This past week I was faced with a vacation rental booking dilemma that was tough to deal with.

The History. I received an inquiry about a month ago from a woman looking to rent my cabin in January. She had specific dates in mind. I spoke with her and she seemed genuinely interested but had to check with the others in her party before booking it. But she never called back. This is pretty common, so I thought nothing of it.

A couple of days ago I heard from her again, she told me that she had ended up in the hospital. Now, thankfully fully recovered, she said that she needed a vacation more than ever. She still needed to finalize everything with the other members of her party. She then called back two more times asking various questions but still had not committed. Having spoken with her many times, I gave her an option that I don't usually give: I explained that I could give her “first right of refusal” if any one else inquired about those dates, but am unable to “hold” dates until I have full confirmation of the booking. Seemed fair.

Lo and behold the next day I get a phone call and an email from a different renter looking for which dates? Of course the same exact dates as the lady that I have had numerous conversations with. She wanted to book and pay in full on the spot.

The Dilemma. Do I allow the “new” renter to book on the spot? Or do I tell her that I have someone else who wants those dates and have her wait? Do I go with “courteous business” practices and call the first renter to give her “first right of refusal” which may or may not result in a booking? Or do I just book the sure thing? What if I give the first renter the “first right of refusal” and she does not book and the second renter then finds another property to book and then neither of them books it?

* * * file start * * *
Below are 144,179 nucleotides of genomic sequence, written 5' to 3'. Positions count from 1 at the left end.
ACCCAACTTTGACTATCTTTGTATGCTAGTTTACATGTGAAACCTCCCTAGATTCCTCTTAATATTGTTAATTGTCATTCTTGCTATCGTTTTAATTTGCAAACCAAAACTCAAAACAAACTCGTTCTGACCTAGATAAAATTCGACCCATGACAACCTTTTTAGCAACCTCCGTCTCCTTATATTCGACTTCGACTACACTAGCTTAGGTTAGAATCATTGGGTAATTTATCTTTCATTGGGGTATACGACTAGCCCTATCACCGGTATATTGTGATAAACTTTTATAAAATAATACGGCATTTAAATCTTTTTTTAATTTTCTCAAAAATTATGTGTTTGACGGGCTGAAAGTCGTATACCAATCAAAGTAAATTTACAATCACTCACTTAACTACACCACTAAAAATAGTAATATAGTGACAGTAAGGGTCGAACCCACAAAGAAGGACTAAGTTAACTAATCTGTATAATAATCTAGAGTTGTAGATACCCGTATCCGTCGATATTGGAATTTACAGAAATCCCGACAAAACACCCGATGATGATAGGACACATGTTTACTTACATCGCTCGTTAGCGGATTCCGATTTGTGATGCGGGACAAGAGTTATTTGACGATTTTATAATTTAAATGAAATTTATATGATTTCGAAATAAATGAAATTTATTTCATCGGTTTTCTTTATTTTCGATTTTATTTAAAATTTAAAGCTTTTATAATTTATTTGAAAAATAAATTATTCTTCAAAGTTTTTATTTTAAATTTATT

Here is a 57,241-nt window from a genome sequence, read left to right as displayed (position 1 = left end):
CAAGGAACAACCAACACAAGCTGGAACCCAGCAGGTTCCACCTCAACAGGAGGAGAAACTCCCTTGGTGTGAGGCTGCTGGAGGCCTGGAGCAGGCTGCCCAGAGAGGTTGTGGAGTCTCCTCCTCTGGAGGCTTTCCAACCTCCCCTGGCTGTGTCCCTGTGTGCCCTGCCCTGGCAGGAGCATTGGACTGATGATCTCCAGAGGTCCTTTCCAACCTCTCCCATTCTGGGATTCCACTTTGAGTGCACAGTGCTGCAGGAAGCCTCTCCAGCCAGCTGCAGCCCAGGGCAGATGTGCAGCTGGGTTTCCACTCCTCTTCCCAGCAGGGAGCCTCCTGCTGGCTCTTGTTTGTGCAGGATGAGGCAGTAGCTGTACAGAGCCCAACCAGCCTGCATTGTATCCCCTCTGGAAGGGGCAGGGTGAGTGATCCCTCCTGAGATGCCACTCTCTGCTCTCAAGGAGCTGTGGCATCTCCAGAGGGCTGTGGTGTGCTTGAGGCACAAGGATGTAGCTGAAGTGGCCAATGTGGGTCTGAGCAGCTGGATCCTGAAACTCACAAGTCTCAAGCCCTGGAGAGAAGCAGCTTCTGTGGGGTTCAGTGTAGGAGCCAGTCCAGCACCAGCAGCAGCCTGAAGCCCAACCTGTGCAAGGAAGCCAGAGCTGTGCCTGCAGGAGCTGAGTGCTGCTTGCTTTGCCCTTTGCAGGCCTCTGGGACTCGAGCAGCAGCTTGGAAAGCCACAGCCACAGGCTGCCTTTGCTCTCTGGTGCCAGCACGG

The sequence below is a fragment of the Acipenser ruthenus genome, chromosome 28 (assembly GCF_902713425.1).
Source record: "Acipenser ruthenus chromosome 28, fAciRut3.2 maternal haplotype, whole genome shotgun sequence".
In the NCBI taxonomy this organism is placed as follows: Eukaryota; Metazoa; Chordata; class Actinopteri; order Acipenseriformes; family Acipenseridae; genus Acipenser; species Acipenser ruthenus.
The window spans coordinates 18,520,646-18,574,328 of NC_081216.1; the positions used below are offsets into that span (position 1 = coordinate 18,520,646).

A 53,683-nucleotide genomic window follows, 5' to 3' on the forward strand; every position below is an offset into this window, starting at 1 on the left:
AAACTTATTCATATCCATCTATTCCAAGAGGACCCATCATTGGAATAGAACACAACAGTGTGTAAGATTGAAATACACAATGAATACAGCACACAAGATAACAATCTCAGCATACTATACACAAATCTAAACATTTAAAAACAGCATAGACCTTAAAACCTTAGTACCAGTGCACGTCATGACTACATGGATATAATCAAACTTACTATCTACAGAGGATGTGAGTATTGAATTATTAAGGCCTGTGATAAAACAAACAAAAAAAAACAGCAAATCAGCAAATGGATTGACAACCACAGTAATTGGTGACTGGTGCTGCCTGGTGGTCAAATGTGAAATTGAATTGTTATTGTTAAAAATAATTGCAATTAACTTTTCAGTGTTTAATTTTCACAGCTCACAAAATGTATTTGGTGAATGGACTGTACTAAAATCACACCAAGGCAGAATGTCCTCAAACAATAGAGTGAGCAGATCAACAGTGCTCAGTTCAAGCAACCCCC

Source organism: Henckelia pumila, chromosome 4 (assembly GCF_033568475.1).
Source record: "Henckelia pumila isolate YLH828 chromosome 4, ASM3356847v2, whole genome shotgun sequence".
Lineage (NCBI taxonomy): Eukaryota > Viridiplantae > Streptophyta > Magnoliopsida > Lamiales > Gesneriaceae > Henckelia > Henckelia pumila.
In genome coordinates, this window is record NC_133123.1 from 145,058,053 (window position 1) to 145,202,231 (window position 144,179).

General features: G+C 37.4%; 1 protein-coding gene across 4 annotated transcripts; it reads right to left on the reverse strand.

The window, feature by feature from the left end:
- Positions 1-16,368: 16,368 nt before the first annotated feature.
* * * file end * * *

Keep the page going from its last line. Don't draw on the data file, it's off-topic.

The Solution. Since I told the first renter that I would give her “first right of refusal,” I felt obligated to at least call and give her the chance to book or refuse. I explained this to the second caller (renter) and she said that she absolutely understood. But she did laugh and say, “It just reassures me that you are the person who I would like to rent from—makes me respect you more.” So I asked her what time is appropriate to call back, and she said she would wait up all night for a call from me. Out of the hundreds of cabins she looked at, mine was her number one choice. I thanked her for being so understanding and told her if I had not heard from the other renter within 3-4 hrs I would call her back.

So I called the first renter and of course could not get ahold of her. I left her a message on her answering machine. In the meantime I looked up to see what if any other cabins still had availability. Many of the cabins I looked at were booked. This made me feel much worse about having to “decide” between renters. But I did finally find one cabin that had those dates open. I double checked with the other owner to be certain her on-line calendar was correct. She assured me it was.

So in the end I called back the second renter and took her reservation. I still have not heard back from the first renter but if she does contact me, at least I have another cabin that I can refer her to if she does indeed make the decision to rent. While some owners might think this is a bit excessive, out-of-my-way to assist, I feel it's very important for the vacation rental industry in general. While our main motivation is always to rent “my home” first, I am more than willing to go that extra mile to assist whenever I can.

Happy Renting By Owner!